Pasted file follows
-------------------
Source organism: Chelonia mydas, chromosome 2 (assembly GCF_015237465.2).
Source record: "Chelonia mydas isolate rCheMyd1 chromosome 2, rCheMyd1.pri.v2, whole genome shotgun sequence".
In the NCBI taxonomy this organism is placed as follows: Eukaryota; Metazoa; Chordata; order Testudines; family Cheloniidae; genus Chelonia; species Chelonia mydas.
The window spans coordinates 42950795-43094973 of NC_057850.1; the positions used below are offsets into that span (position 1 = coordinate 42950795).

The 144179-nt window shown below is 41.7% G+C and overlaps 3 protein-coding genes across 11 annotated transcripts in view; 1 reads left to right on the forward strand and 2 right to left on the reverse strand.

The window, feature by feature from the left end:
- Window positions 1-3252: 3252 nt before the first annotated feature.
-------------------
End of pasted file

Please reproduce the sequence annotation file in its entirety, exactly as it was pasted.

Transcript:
Source organism: Chelonia mydas, chromosome 2 (assembly GCF_015237465.2).
Source record: "Chelonia mydas isolate rCheMyd1 chromosome 2, rCheMyd1.pri.v2, whole genome shotgun sequence".
In the NCBI taxonomy this organism is placed as follows: Eukaryota; Metazoa; Chordata; order Testudines; family Cheloniidae; genus Chelonia; species Chelonia mydas.
The window spans coordinates 42950795-43094973 of NC_057850.1; the positions used below are offsets into that span (position 1 = coordinate 42950795).

The 144179-nt window shown below is 41.7% G+C and overlaps 3 protein-coding genes across 11 annotated transcripts in view; 1 reads left to right on the forward strand and 2 right to left on the reverse strand.

The window, feature by feature from the left end:
- Window positions 1-3252: 3252 nt before the first annotated feature.